Huawei Mate X2 review: the best folding phone yet, but at a price

The Huawei Mate X2 is the best foldable camera phone to date

Huawei Mate X2
(Image: © Basil Kronfli / Digital Camera World)

Digital Camera World Verdict

The Huawei Mate X2 is a marriage of beautiful hardware with encumbered software. Its design and screens are fantastic, and the camera wipes the floor with that of its key competition, the Samsung Galaxy Z Fold 2. At 17,999 CNY though (roughly $2,785 or £1,985), and with no release confirmed outside China, the barrier to buy one is set incredibly high. Nevertheless, after a week with Huawei’s finest flagship to date, once we got used to its software niggles, we didn’t want the folding to stop.


  • +

    Fantastic camera system (17mm-240mm)

  • +

    The best folding hardware to date

  • +

    Kickstand included in box


  • -

    No wireless charging

  • -

    No Google Mobile Services

  • -

    Only available from China on import

Why you can trust Digital Camera World Our expert reviewers spend hours testing and comparing products and services so you can choose the best for you. Find out how we test.

Huawei has been launching Google-free phones for over a year now, but none have been as eye-catching as the Huawei Mate X2, its third foldable, and one of the most expensive smartphones we’ve tested to date. Until it’s announced for global markets, you’ll have to buy it from China, and costing 17,999 CNY (roughly $2,785 or £1,985), plus import fees, it’s hardly an accessible phone. 

Then there’s the fact it runs a Chinese version of Huawei’s interface, EMUI 11. Just like other Huawei phones sold in Europe, there’s no Google support, so no access to the Play Store, or Drive, Gmail, and YouTube apps. Add to that drawback a smattering of Chinese text throughout the UI, and you’d be forgiven for thinking the Mate X2 was dishing out one compromise too many to be usable, let alone recommended at the price.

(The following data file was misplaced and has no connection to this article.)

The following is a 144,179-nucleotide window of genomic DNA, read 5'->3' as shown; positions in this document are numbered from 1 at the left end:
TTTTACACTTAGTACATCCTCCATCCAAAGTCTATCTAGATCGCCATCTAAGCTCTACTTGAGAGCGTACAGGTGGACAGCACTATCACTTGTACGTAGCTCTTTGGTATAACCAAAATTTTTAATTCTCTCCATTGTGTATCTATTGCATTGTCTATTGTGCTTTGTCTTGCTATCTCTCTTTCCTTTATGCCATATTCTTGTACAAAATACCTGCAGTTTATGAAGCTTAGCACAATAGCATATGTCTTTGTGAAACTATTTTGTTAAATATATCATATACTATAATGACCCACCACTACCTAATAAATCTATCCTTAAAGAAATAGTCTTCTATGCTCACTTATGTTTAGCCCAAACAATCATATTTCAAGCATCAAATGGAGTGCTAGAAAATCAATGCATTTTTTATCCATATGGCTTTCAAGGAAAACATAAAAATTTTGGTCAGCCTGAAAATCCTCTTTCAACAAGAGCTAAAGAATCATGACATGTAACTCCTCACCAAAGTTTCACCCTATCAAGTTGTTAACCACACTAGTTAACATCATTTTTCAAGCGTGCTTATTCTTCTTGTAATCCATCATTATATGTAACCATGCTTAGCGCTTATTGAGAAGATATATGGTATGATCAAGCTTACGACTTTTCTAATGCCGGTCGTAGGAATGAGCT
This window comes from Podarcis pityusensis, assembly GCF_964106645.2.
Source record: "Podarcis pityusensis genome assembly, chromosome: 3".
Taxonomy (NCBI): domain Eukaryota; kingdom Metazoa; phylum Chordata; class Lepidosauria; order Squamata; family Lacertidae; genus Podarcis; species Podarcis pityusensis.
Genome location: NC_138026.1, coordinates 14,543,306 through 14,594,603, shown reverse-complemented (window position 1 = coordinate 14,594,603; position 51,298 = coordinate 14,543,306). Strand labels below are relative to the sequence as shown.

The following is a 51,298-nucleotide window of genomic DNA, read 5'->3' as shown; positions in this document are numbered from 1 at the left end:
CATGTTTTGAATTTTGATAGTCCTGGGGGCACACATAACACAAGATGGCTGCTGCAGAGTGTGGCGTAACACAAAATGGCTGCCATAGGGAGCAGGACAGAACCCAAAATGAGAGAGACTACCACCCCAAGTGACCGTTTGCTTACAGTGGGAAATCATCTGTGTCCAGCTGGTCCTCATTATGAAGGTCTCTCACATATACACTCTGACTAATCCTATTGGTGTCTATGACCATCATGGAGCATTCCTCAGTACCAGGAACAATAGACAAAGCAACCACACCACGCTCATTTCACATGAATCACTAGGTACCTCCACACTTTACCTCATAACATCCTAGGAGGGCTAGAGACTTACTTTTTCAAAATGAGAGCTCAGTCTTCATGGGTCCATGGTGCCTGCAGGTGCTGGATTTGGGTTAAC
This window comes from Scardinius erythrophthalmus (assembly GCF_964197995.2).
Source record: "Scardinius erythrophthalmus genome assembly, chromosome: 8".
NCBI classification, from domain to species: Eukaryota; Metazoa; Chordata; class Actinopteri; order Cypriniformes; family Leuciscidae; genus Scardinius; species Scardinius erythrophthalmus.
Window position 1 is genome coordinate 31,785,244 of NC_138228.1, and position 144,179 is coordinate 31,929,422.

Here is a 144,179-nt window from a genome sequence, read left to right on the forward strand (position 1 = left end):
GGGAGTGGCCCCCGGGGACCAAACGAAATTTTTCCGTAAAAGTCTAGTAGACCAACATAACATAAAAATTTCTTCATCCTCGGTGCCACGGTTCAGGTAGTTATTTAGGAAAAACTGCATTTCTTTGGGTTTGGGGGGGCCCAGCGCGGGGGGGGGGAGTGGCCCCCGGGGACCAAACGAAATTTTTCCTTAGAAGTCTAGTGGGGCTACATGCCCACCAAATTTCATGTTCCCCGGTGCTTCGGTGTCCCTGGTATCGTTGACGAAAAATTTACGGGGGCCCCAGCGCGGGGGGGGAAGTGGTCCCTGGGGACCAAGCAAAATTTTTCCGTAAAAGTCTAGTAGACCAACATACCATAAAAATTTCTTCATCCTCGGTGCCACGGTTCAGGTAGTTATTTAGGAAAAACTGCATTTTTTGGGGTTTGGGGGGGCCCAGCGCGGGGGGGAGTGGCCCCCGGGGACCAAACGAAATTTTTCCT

• See also Best Huawei phones

With its fantastically versatile camera system packing up to a 10x equivalent zoom, sensational hardware, and the novelty of it being a folding phone that works well, the Mate X2 is an easy phone to fall in love with, even with its obvious drawbacks – and this is still the best fold phone ever.

Design and screen

(Image credit: Basil Kronfli / Digital Camera World)

The Mate X2’s design ditches the wraparound screen of the Mate X and Mate Xs, instead, emulating the form-factor of the Galaxy Z Fold 2 almost to the letter. While Huawei took inspiration from Samsung, it also clearly built on the Z Fold 2’s successes, adding size to both the front and internal displays. 

When opened up, the Interior screen measures a healthy 8 inches, benefits from a 90Hz refresh rate OLED panel, and features a resolution of 2480 x 2200 — 413 pixels per inch (PPI). Fold the Mate X2, and the exterior screen is a 21:9 aspect ratio, 6.45-inch OLED panel, also sporting a 90 Hz refresh rate. With a resolution of 2700 x 1160, however, it’s a touch sharper than the main screen (456PPI).

The screens of foldables really do form the central element of their design and Huawei calibrates both the Mate X2’s displays with naturally color balanced high-quality panels — a pleasure to watch, read, and swipe on. 

(Image credit: Basil Kronfli / Digital Camera World)

(Image credit: Basil Kronfli / Digital Camera World)

How better to showcase great screens than with a phone that stands up by itself for a hands-free experience? It makes sense, therefore, that Huawei includes a very smart-looking kickstand case in the box with the Mate X2. Color-matched to the color of the phone (Crystal Blue or Pink, or a more traditional Black or White), its textured vegan leather plays off against the high-gloss glass and metal of the device beautifully. 

Measuring 145.8mm when unfolded, and 74.6mm folded, the phone screen as good as doubles in usable size, and at an incredibly thin 4.4mm at its thinnest point (unfolded), through to 14.7mm at its thickest point (folded), it’s a strange, nuanced device that feels like both a slender mini-tablet, and a chunky phone. At 295g, it’s also significantly heavier than traditional smartphones.